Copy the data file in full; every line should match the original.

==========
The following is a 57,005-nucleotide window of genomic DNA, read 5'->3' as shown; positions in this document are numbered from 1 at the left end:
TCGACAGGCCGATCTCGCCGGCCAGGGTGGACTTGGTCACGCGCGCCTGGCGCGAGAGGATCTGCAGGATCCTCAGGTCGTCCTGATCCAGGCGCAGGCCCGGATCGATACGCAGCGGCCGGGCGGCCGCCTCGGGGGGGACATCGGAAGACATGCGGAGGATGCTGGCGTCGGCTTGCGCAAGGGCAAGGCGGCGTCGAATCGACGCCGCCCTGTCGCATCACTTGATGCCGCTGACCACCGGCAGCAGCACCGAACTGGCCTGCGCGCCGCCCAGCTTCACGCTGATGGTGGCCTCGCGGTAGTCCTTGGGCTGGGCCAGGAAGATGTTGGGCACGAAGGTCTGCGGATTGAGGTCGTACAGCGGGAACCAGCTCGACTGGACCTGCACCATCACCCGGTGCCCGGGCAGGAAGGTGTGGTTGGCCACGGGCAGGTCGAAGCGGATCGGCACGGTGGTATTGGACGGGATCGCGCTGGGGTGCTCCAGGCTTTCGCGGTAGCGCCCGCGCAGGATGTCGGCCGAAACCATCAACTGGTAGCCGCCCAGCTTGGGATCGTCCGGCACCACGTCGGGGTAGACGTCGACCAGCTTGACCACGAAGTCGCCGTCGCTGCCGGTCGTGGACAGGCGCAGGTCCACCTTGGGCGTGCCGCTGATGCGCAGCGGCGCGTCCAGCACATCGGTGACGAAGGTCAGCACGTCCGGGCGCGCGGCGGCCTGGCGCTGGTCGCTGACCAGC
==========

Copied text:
The following is a 57,005-nucleotide window of genomic DNA, read 5'->3' as shown; positions in this document are numbered from 1 at the left end:
TCGACAGGCCGATCTCGCCGGCCAGGGTGGACTTGGTCACGCGCGCCTGGCGCGAGAGGATCTGCAGGATCCTCAGGTCGTCCTGATCCAGGCGCAGGCCCGGATCGATACGCAGCGGCCGGGCGGCCGCCTCGGGGGGGACATCGGAAGACATGCGGAGGATGCTGGCGTCGGCTTGCGCAAGGGCAAGGCGGCGTCGAATCGACGCCGCCCTGTCGCATCACTTGATGCCGCTGACCACCGGCAGCAGCACCGAACTGGCCTGCGCGCCGCCCAGCTTCACGCTGATGGTGGCCTCGCGGTAGTCCTTGGGCTGGGCCAGGAAGATGTTGGGCACGAAGGTCTGCGGATTGAGGTCGTACAGCGGGAACCAGCTCGACTGGACCTGCACCATCACCCGGTGCCCGGGCAGGAAGGTGTGGTTGGCCACGGGCAGGTCGAAGCGGATCGGCACGGTGGTATTGGACGGGATCGCGCTGGGGTGCTCCAGGCTTTCGCGGTAGCGCCCGCGCAGGATGTCGGCCGAAACCATCAACTGGTAGCCGCCCAGCTTGGGATCGTCCGGCACCACGTCGGGGTAGACGTCGACCAGCTTGACCACGAAGTCGCCGTCGCTGCCGGTCGTGGACAGGCGCAGGTCCACCTTGGGCGTGCCGCTGATGCGCAGCGGCGCGTCCAGCACATCGGTGACGAAGGTCAGCACGTCCGGGCGCGCGGCGGCCTGGCGCTGGTCGCTGACCAGC